Today, the Facebook founder and CEO, Mark Zuckerburg will testify at a hearing before the House Energy and Commerce Committee. Zuckerburg recently appeared at a joint hearing before the Senate Judiciary and Senate Commerce, Science, and Transportation committees.
The plan is to answer questions about Facebook’s handling of user information and data privacy. The appearance before Congress comes as a result of the Cambridge Analytica scandal. If you didn’t know, it was recently released that tens of millions of Facebook users were exposed. This leaves the door open for questions about how Russia and other groups have used Facebook to influence US politics.
Zuckerberg on declined to give specifics on questions or said his team would get back to lawmakers with answers. He was largely successful in his mission to avoid making news.
House Energy and Commerce Committee Chair Rep. Greg Walden (R-OR) and ranking member Rep. Frank Pallone Jr. (D-NJ) in a statement on Wednesday said their hearing with Zuckerberg will be an “important opportunity to shed light on critical consumer data privacy issues and help all Americans better understand what happens to their personal information online.”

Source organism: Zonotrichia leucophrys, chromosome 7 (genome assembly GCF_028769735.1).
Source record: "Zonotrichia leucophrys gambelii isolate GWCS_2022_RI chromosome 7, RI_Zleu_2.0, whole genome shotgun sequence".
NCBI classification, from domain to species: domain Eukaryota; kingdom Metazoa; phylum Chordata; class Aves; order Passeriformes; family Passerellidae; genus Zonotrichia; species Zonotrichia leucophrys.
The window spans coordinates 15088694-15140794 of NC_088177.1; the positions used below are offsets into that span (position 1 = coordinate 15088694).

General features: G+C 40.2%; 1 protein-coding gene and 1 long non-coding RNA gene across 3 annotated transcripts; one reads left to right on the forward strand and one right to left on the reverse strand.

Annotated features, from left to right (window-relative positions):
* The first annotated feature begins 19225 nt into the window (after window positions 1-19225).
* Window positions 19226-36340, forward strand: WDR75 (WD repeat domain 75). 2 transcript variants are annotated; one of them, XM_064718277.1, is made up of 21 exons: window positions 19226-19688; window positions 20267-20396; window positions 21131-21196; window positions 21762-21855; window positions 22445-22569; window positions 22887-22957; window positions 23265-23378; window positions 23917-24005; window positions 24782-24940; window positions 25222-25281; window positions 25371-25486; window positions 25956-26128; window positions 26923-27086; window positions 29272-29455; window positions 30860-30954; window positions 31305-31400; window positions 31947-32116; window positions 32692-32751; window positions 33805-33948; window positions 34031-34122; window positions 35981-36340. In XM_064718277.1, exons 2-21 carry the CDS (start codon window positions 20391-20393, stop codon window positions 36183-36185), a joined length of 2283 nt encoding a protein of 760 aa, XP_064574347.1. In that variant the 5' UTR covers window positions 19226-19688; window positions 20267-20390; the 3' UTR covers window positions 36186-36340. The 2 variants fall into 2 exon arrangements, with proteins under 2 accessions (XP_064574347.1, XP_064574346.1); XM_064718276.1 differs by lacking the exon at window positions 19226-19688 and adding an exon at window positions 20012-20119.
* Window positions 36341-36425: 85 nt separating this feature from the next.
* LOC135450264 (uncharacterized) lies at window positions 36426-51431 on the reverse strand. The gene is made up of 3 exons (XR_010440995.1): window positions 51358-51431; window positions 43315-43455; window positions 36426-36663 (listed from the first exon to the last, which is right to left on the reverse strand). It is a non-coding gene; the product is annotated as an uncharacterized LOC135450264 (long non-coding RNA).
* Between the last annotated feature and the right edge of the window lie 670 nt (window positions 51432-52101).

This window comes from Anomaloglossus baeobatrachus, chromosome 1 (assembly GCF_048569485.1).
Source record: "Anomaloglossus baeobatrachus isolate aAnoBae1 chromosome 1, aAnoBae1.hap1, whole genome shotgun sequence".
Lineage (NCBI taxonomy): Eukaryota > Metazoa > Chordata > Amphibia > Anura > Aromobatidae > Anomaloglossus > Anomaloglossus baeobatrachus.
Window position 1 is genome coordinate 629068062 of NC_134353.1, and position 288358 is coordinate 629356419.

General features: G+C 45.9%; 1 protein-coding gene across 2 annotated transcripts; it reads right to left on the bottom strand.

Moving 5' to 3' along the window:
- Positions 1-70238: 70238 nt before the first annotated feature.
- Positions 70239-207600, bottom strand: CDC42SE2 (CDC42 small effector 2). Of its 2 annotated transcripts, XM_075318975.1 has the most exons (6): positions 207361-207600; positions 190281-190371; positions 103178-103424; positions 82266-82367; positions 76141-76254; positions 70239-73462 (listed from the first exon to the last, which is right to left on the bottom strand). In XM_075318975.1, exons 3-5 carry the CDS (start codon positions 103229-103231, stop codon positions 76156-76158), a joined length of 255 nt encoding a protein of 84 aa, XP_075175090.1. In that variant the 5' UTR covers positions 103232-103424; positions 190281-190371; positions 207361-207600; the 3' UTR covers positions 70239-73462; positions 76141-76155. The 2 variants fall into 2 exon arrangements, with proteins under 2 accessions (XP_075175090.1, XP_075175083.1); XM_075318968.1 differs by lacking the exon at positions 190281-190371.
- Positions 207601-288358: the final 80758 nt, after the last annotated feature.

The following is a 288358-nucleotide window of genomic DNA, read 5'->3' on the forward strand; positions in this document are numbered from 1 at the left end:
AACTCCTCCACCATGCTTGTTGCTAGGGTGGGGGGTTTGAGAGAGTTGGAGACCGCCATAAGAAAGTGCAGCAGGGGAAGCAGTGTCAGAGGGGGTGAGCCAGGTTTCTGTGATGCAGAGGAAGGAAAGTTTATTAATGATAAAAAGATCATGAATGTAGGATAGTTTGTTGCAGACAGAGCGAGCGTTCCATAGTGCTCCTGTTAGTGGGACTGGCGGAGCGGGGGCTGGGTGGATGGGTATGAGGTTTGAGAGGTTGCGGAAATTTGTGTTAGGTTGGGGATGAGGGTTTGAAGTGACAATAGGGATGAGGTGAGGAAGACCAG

“We want [Zuckerberg] to account for Facebook’s failure to protect their user data and then, of course, their subsequent failure to take any meaningful action for years,” Pallone said.
A Facebook spokesperson confirmed Zuckerberg’s Senate and House hearings in an email.
The Cambridge Analytica Scandal
Both Facebook and Zuckerberg have come under harsh scrutiny following revelations about Cambridge Analytica, a data analytics firm used by the Trump campaign in the 2016 election. This is how we learned that Trump secretly harvested personal data from 87 million Facebook users. Facebook’s early efforts to contain the scandal fell short. Zuckerberg was silent about the matter for five days before issuing a statement on it.
Zuckerberg has since spoken to multiple media outlets about the scandal and questions around Facebook’s handling of its users’ data and information. He and the Facebook team are also working to address continued questions over its role in facilitating Russian meddling in the 2016 election. Facebook revealed it had uncovered and removed more content that aimed to influence the 2016 campaign.
Representatives for Facebook, Twitter, and Google testified before Congress regarding Russian disinformation last fall. Zuckerberg and the other companies’ top executives did not attend.